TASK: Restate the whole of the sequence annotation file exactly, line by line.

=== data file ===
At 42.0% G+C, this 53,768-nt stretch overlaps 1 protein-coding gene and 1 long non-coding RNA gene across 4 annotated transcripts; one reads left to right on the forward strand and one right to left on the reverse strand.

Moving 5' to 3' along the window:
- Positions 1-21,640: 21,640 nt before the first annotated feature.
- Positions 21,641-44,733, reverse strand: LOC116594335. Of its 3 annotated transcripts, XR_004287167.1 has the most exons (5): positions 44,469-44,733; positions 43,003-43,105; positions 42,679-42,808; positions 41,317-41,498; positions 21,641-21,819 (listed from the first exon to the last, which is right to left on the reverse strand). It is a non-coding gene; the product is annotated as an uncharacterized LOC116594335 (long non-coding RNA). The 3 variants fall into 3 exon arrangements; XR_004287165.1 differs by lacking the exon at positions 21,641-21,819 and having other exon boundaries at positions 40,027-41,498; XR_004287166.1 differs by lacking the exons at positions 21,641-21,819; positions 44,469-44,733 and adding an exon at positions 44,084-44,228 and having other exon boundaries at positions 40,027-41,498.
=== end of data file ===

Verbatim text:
At 42.0% G+C, this 53,768-nt stretch overlaps 1 protein-coding gene and 1 long non-coding RNA gene across 4 annotated transcripts; one reads left to right on the forward strand and one right to left on the reverse strand.

Moving 5' to 3' along the window:
- Positions 1-21,640: 21,640 nt before the first annotated feature.
- Positions 21,641-44,733, reverse strand: LOC116594335. Of its 3 annotated transcripts, XR_004287167.1 has the most exons (5): positions 44,469-44,733; positions 43,003-43,105; positions 42,679-42,808; positions 41,317-41,498; positions 21,641-21,819 (listed from the first exon to the last, which is right to left on the reverse strand). It is a non-coding gene; the product is annotated as an uncharacterized LOC116594335 (long non-coding RNA). The 3 variants fall into 3 exon arrangements; XR_004287165.1 differs by lacking the exon at positions 21,641-21,819 and having other exon boundaries at positions 40,027-41,498; XR_004287166.1 differs by lacking the exons at positions 21,641-21,819; positions 44,469-44,733 and adding an exon at positions 44,084-44,228 and having other exon boundaries at positions 40,027-41,498.